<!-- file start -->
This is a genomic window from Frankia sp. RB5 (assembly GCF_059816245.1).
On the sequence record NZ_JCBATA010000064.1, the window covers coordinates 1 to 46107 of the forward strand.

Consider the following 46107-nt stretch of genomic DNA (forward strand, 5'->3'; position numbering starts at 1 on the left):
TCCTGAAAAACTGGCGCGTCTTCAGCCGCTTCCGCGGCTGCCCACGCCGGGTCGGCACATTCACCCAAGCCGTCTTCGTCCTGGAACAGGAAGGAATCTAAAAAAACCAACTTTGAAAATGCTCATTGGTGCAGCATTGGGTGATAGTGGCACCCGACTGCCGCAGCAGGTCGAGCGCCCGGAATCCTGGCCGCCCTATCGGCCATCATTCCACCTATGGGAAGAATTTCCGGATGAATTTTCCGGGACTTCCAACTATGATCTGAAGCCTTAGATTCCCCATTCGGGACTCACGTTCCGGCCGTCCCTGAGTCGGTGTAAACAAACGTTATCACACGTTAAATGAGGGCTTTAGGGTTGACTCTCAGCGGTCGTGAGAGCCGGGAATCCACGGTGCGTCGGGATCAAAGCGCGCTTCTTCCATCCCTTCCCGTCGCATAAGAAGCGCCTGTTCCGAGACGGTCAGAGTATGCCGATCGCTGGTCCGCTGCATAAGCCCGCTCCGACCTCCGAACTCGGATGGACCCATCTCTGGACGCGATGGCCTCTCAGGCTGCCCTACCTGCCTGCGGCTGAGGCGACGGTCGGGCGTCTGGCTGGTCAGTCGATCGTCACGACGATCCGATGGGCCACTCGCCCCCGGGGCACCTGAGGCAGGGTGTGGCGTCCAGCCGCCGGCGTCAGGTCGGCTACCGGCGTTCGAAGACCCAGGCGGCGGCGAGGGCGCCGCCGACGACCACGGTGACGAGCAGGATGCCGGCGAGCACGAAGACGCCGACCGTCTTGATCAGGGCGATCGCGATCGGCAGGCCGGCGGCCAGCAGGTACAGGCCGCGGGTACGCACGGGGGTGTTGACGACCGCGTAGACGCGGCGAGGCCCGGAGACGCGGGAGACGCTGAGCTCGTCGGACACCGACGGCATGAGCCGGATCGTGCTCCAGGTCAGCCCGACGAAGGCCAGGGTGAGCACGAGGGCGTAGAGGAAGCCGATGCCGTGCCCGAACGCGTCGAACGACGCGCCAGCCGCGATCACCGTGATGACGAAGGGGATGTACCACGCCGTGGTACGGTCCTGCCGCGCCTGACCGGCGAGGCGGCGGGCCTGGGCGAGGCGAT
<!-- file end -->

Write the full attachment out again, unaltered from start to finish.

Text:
This is a genomic window from Frankia sp. RB5 (assembly GCF_059816245.1).
On the sequence record NZ_JCBATA010000064.1, the window covers coordinates 1 to 46107 of the forward strand.

Consider the following 46107-nt stretch of genomic DNA (forward strand, 5'->3'; position numbering starts at 1 on the left):
TCCTGAAAAACTGGCGCGTCTTCAGCCGCTTCCGCGGCTGCCCACGCCGGGTCGGCACATTCACCCAAGCCGTCTTCGTCCTGGAACAGGAAGGAATCTAAAAAAACCAACTTTGAAAATGCTCATTGGTGCAGCATTGGGTGATAGTGGCACCCGACTGCCGCAGCAGGTCGAGCGCCCGGAATCCTGGCCGCCCTATCGGCCATCATTCCACCTATGGGAAGAATTTCCGGATGAATTTTCCGGGACTTCCAACTATGATCTGAAGCCTTAGATTCCCCATTCGGGACTCACGTTCCGGCCGTCCCTGAGTCGGTGTAAACAAACGTTATCACACGTTAAATGAGGGCTTTAGGGTTGACTCTCAGCGGTCGTGAGAGCCGGGAATCCACGGTGCGTCGGGATCAAAGCGCGCTTCTTCCATCCCTTCCCGTCGCATAAGAAGCGCCTGTTCCGAGACGGTCAGAGTATGCCGATCGCTGGTCCGCTGCATAAGCCCGCTCCGACCTCCGAACTCGGATGGACCCATCTCTGGACGCGATGGCCTCTCAGGCTGCCCTACCTGCCTGCGGCTGAGGCGACGGTCGGGCGTCTGGCTGGTCAGTCGATCGTCACGACGATCCGATGGGCCACTCGCCCCCGGGGCACCTGAGGCAGGGTGTGGCGTCCAGCCGCCGGCGTCAGGTCGGCTACCGGCGTTCGAAGACCCAGGCGGCGGCGAGGGCGCCGCCGACGACCACGGTGACGAGCAGGATGCCGGCGAGCACGAAGACGCCGACCGTCTTGATCAGGGCGATCGCGATCGGCAGGCCGGCGGCCAGCAGGTACAGGCCGCGGGTACGCACGGGGGTGTTGACGACCGCGTAGACGCGGCGAGGCCCGGAGACGCGGGAGACGCTGAGCTCGTCGGACACCGACGGCATGAGCCGGATCGTGCTCCAGGTCAGCCCGACGAAGGCCAGGGTGAGCACGAGGGCGTAGAGGAAGCCGATGCCGTGCCCGAACGCGTCGAACGACGCGCCAGCCGCGATCACCGTGATGACGAAGGGGATGTACCACGCCGTGGTACGGTCCTGCCGCGCCTGACCGGCGAGGCGGCGGGCCTGGGCGAGGCGAT